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Tuesday, January 27, 2009

Brave New World

Two new cameras bring HD video capability to the D-SLR and create a new way for nature photographers to see and share the world through imagery

Labels: CamerasVideo

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Nikon D90
Sensor: 12.3-megapixel CMOS
Still Resolution: 4288x2848 pixels
HD Video Resolution: 1280x720p
Still Recording Format: JPEG, RAW
Video Recording Format: .AVI, Motion JPEG
Storage Media: SD, SDHC
Dimensions: 5.2x4.1x3.0 inches
Weight: 21.9 ounces
Estimated Street Price: $999
Contact: Nikon, (800) NIKON-US, www.nikonusa.com
Nikon D90
The D90 can shoot HD video at 1280x720 resolution, or standard video at 640x424 or 320x216 pixels, all at a natural “cinematic” 24 fps. Videos are in .AVI format with Motion-JPEG compression and mono sound (or without sound, if you prefer). HD video has a wide-screen 16:9 aspect ratio, while standard video has a 3:2 aspect ratio.

Nikon has made it easy to shoot video with the D90. Just choose your resolution and sound option (On or Off) from the Movie Settings submenu in the Shooting menu, press the Lv button next to the LCD screen to activate Live View mode, press the shutter button halfway to focus, and press the OK button in the middle of the Multi Selector to start recording. To end recording, press the OK button again.

You can shoot video in P, S, A or M mode; metering is Matrix. Note that autofocusing doesn’t occur during Live View shooting: Either set up the shot so the initial focusing point works for the entire clip or focus manually during shooting like the pro moviemakers do.

You can shoot up to 2 GB of video at a clip, 5 minutes maximum in HD and 20 minutes max at lesser resolutions. Picture Control settings can be used to adjust saturation and contrast, create an old-time sepia look or even produce black-and-white video. High-ISO performance is excellent.

Computer Requirements For Video
Playing videos on your computer requires an up-to-date computer system due to the large amounts of data involved. If you have an older system, it’s probably best to play the video directly from the camera on an HDTV set using the camera’s built-in HDMI interface.

If you just want video clips of nature’s moments, raw footage straight from the camera is fine. But if you want to produce finished videos, you’ll need to edit your footage. That requires video-editing software and a computer with sufficient power and storage to handle the job.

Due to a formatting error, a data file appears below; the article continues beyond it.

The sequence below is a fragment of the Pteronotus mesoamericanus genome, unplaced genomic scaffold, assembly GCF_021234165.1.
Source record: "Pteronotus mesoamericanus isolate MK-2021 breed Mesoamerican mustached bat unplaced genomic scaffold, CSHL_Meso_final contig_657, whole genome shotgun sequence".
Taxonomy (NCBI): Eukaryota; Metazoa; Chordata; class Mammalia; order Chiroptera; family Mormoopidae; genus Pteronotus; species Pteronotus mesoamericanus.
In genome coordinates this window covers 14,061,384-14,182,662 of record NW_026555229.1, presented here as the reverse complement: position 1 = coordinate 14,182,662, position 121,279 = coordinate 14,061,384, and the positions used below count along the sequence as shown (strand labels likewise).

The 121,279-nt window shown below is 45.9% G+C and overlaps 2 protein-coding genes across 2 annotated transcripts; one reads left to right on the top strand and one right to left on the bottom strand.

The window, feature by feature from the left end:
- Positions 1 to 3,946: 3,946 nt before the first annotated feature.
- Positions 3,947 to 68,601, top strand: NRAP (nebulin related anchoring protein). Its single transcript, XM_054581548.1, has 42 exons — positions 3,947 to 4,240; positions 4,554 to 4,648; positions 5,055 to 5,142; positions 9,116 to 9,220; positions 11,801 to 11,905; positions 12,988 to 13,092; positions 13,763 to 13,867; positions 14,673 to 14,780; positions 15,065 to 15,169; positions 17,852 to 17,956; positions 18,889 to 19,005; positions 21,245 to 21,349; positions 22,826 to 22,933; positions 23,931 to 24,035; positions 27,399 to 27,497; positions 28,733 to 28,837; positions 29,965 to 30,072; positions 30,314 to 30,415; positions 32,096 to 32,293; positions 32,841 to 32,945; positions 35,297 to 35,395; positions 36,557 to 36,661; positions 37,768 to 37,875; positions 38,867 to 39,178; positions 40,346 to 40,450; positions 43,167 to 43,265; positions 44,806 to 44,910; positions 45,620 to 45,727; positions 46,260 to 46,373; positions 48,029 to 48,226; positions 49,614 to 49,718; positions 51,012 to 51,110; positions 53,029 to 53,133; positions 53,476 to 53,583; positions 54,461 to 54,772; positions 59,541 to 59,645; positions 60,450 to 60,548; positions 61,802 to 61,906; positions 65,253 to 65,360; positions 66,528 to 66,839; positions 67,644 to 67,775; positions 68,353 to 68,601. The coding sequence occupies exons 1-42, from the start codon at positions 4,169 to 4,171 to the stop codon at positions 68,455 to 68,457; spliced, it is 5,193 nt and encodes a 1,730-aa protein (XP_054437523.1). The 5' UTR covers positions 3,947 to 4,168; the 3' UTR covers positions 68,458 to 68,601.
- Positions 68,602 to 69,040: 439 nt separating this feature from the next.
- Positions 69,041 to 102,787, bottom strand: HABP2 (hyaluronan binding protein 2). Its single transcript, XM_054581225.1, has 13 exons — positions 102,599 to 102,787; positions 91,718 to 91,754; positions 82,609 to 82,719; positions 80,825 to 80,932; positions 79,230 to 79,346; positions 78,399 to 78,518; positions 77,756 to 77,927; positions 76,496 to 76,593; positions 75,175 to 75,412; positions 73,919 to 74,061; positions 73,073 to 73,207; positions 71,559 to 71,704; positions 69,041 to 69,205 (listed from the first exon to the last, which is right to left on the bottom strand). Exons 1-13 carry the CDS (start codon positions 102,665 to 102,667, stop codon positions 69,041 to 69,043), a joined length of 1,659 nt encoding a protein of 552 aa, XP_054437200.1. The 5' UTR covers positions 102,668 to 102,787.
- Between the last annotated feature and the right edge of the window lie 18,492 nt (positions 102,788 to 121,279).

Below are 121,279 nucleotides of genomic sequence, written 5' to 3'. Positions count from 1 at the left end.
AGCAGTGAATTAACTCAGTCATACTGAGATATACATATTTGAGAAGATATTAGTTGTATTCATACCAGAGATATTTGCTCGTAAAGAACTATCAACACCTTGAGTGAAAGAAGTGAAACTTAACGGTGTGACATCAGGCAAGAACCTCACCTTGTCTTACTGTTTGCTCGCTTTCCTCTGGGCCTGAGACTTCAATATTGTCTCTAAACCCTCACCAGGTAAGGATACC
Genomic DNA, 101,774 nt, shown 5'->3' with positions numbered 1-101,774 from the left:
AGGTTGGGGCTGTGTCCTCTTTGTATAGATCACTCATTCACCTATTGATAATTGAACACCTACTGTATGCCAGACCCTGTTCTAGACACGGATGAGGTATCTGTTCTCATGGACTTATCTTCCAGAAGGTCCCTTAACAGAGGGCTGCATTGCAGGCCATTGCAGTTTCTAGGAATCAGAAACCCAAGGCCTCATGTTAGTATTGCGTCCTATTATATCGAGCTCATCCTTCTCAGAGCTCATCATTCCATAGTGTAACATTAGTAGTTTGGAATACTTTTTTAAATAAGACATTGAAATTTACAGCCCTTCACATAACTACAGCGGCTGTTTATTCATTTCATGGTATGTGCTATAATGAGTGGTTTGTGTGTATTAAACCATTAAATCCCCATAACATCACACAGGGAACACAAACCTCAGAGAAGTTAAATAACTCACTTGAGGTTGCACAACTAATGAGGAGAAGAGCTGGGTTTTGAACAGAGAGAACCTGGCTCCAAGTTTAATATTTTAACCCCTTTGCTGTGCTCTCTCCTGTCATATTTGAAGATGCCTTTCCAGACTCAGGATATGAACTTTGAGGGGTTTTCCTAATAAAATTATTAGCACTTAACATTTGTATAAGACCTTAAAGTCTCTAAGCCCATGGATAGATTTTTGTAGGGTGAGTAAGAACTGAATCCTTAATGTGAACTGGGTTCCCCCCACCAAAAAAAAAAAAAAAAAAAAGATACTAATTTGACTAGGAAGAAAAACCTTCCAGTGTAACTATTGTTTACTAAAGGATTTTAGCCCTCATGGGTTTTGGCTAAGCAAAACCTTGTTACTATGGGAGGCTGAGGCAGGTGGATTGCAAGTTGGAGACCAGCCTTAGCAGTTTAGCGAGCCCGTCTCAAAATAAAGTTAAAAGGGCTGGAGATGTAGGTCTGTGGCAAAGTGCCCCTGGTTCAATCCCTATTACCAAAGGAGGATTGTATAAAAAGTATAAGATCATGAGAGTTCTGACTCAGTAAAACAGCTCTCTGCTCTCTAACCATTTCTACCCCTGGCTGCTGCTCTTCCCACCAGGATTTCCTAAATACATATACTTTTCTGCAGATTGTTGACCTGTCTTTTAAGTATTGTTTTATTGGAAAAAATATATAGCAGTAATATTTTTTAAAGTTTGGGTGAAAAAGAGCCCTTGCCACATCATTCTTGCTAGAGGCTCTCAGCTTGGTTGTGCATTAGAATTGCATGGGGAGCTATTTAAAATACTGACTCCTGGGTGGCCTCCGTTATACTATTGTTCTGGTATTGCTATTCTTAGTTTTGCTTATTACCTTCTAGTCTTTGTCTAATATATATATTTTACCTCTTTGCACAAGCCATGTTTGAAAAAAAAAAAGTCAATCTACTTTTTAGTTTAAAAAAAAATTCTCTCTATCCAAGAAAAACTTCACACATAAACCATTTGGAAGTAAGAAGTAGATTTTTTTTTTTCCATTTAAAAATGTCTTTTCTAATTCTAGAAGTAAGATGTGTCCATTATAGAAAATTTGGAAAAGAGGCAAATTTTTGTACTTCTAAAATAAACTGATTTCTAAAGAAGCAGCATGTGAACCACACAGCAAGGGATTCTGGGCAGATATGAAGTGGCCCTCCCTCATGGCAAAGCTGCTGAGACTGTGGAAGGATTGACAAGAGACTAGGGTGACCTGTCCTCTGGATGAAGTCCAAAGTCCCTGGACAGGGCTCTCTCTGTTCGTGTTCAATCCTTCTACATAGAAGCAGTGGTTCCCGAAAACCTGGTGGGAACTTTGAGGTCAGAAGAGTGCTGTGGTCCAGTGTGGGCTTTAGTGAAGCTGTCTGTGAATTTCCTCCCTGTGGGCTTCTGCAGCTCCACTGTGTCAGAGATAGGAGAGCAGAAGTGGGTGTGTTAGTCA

HD Video Resolutions
Digital still images consist of tiny square picture elements or “pixels.” Digital video images are continuously scanned onto the screen as horizontal lines. Thus, video resolutions are given in lines: A standard SD digital video image consists of 480 horizontal lines from top to bottom. An HD video image consists of either 720 or 1080 horizontal lines.

Because digital video images have a specific aspect ratio (width to height)—16:9 for HD, 4:3 for SD—each video line resolution is accompanied by a corresponding number of horizontal pixels: A standard SD digital video frame (image) consists of 480 horizontal lines, each 720 pixels wide; a 720-line HD video image consists of 720 lines, each 1280 pixels wide; and a 1080-line HD video image consists of 1080 lines, each 1920 pixels wide.

You’ll see a small “p” or “i” after the video line-resolution figure. These indicate the way the images are drawn on the screen. The “p” means progressive. Progressive images are quickly drawn across the screen one line at a time, from top to bottom—line 1, followed by line 2, followed by line 3, etc. The “i” means interlaced. Interlaced images are drawn in two fields, the first, consisting of the odd-numbered lines, followed quickly by the second, consisting of the even-numbered lines.

Progressive scanning produces smoother action and slow-motion effects. Generally, 1920x1080 HD video is interlaced (1920x1080i) while 1280x720 HD video is progressive-scan (1280x720p), but both the D90 (1280x720p) and EOS 5D Mark II (1920x1080p) use progressive scanning for their HD videos. The Mark II automatically adjusts output to match the resolution of the display device being used (for example, the HDMI port outputs a 1080i signal).


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